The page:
Link to project: GitHub - cgbur/llama2.zig: Inference Llama 2 in one file of pure Zig
I’m super proud of my first project in Zig. It is based off of the llama2.c code that Andrej Karpathy wrote recently that runs inference for llama2 in a single file of C. I’ve tried to make the Zig as idiomatic as possible, but I am definitely still learning and would love feedback!
I’ve spent a fair amount of time optimizing the single threaded performance by using the
@Vector feature where possible and some fused matrix multiplication using
I have little proof, but I believe currently this is the fastest, no dependencies, single file, single threaded llama2 inference code out there. Writing it in Zig was a breeze. Multi-threaded implementation to come in the future.
I want to list some thoughts about Zig from a first time user and someone who has mostly written Rust for the past 5 years.
I really first got the itch to try this language a 2-3 months ago reading Alex Kladov’s excellent blog. A lot of the things he said in favor of Zig resonated with me, and then I went down a crazy rabbit hole learning about Data Oriented Design and watching cpp-con and Andrew Kelley talks. Learned a lot.
These are in no particular order.
I have few problems with Rust and continue to use it for my day job without issue. I am by far more productive in Rust than any other language I have tried. I like Zig for the use case of writing perfect, performant code. I hope to use it for more projects in the future. My day job is data compression and I think Zig would be a great fit for that.
Zigs simplicity is awesome. Rust is complex and I don’t like that. Zigs source code is really easy to read and understand. It has reawaken and removed my hesitation to dive into the implementation of std library code I use. I think this was driven somewhat by a lack of documentation. I often got stuck and could not find a way of doing things and relied on seeing test cases or other pieces of the std library to figure it out. I am spoiled by Rust’s documentation and think over time Zig will get there.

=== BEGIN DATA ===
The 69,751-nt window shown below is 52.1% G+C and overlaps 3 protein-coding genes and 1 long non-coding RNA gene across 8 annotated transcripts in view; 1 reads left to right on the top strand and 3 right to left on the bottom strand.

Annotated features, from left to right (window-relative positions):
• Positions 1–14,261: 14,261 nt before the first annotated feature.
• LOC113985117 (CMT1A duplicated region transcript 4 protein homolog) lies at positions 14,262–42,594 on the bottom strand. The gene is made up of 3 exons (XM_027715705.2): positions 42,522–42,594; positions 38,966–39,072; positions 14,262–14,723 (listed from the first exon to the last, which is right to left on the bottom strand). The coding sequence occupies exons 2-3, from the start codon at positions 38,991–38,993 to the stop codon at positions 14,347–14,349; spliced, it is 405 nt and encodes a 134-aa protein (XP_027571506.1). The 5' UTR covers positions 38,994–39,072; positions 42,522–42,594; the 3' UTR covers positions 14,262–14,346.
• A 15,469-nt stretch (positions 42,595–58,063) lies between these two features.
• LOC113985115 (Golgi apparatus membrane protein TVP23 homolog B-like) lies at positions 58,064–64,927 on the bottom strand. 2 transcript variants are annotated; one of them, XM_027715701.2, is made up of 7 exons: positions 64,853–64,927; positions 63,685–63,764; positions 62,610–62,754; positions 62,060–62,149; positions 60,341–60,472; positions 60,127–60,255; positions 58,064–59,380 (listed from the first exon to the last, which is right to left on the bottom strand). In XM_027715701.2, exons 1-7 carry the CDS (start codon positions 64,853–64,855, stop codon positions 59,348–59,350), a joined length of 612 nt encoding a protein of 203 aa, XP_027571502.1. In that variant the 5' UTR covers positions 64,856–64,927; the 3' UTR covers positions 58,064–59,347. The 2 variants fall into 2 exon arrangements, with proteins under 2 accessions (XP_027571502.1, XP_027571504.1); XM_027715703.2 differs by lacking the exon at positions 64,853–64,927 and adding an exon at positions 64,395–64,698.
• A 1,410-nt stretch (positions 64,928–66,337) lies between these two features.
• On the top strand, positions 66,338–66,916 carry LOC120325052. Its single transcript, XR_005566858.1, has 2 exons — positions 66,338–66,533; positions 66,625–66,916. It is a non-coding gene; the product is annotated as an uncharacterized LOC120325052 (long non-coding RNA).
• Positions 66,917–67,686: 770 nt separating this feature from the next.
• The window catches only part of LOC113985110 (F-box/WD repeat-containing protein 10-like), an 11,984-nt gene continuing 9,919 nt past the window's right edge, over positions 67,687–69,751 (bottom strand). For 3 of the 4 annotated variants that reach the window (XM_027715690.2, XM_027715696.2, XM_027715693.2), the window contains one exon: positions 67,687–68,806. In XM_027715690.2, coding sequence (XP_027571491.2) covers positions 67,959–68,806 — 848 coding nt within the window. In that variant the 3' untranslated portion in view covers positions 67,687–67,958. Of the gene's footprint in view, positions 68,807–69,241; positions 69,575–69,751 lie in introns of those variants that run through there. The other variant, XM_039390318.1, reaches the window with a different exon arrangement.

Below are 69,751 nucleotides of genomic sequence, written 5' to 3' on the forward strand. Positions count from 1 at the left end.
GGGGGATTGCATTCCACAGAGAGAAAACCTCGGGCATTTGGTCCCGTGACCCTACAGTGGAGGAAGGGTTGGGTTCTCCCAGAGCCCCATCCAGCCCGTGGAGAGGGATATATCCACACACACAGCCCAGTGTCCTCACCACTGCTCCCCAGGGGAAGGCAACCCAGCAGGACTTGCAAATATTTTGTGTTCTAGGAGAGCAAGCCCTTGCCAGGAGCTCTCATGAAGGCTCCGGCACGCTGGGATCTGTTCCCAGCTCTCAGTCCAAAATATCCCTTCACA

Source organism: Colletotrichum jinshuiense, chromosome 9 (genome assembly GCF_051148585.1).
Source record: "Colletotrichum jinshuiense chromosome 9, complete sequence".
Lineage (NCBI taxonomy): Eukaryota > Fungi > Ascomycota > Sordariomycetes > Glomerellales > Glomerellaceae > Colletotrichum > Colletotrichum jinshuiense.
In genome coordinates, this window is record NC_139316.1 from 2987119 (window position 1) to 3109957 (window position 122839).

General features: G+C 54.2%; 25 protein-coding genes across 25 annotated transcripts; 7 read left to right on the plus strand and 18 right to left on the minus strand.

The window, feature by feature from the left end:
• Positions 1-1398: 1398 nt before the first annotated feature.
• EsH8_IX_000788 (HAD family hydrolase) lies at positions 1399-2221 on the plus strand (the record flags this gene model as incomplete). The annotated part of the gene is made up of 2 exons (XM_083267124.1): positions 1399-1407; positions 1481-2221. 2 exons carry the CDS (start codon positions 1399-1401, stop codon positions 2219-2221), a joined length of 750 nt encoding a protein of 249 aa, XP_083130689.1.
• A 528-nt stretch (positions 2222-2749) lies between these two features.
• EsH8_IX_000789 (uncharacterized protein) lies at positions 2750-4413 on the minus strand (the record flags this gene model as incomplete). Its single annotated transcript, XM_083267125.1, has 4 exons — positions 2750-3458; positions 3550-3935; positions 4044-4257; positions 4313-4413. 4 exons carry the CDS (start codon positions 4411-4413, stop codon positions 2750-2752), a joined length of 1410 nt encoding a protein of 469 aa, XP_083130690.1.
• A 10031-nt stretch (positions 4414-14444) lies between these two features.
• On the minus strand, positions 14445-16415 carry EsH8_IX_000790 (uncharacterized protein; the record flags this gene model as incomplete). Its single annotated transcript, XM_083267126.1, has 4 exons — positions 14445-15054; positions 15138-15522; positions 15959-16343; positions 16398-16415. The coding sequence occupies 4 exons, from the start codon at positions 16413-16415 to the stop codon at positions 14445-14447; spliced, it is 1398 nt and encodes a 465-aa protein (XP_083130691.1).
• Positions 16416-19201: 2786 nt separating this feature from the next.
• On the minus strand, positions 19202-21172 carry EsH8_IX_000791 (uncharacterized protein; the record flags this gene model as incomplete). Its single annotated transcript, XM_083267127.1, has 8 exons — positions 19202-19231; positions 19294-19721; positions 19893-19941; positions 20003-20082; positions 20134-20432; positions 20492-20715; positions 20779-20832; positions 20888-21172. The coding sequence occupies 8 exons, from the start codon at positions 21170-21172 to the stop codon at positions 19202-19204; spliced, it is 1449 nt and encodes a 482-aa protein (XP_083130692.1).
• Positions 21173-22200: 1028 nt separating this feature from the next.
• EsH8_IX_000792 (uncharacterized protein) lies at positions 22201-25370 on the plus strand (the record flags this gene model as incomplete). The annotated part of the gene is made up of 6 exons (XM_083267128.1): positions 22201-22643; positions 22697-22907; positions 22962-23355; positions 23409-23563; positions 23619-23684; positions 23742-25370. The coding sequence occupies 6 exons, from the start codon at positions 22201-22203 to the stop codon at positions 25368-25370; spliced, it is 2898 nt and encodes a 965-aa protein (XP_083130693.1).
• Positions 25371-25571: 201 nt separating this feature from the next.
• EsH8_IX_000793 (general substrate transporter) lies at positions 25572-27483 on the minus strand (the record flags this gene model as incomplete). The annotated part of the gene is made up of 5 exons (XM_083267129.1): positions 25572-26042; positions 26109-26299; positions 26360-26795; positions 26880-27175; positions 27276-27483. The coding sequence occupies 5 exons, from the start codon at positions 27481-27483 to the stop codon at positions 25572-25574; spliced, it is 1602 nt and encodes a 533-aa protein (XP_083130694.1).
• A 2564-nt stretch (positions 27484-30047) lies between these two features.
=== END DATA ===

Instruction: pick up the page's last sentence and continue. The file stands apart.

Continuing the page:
Comptime is simply amazing. I spent years writing Rust before ever writing a macro. And to this day I don’t like doing it. With little Zig experience I made a comptime function that generates fused matrix multiplication and it was easy, maintainable, and looks just like other code. Awesome awesome feature.
@Vectoris one of the most compelling reasons for me to use Zig. I have never written proper SIMD code before but it looks arcane, the documentation assumes a lot of prior knowledge, and there are many different choices for each feature set, and is essentially assembly. Zig’s Vector is easy to read as it looks like normal Zig code, has nice implementations for common operations, worked like a charm, and gave huge performance wins. I hope this part of the language continues to get the love and attention it deserves.
Getting started was really hard. Just getting an allocator or reading program args or trying to understand and modify build.zig was daunting and took a long time. I did Ziglings first, but its a different story when you sit down and need to write something on a blank page. More could be done to make onboarding easier. I got there eventually, but it is probably not for the faint of heart. But this is fine, I believe that instruments are made for people that can play them. Zig is a great example of this and it makes it powerful.
Tooling isn’t a deal breaker. ZLS is pretty good, but it’s missing some features. No big problems. Goto definition and find references work great. I think without goto definition for jumping into the source code of std library functions I would have wasted a lot of time. I never thought I would like coding without type hints, but I did and its fine. Copilot for Zig kind of sucks at this time and loves to suggest things that don’t exist or start writing Rust code.
Zig is awesome. Thank you to everyone who has worked on it and continues to do so. I hope to use it more in the future.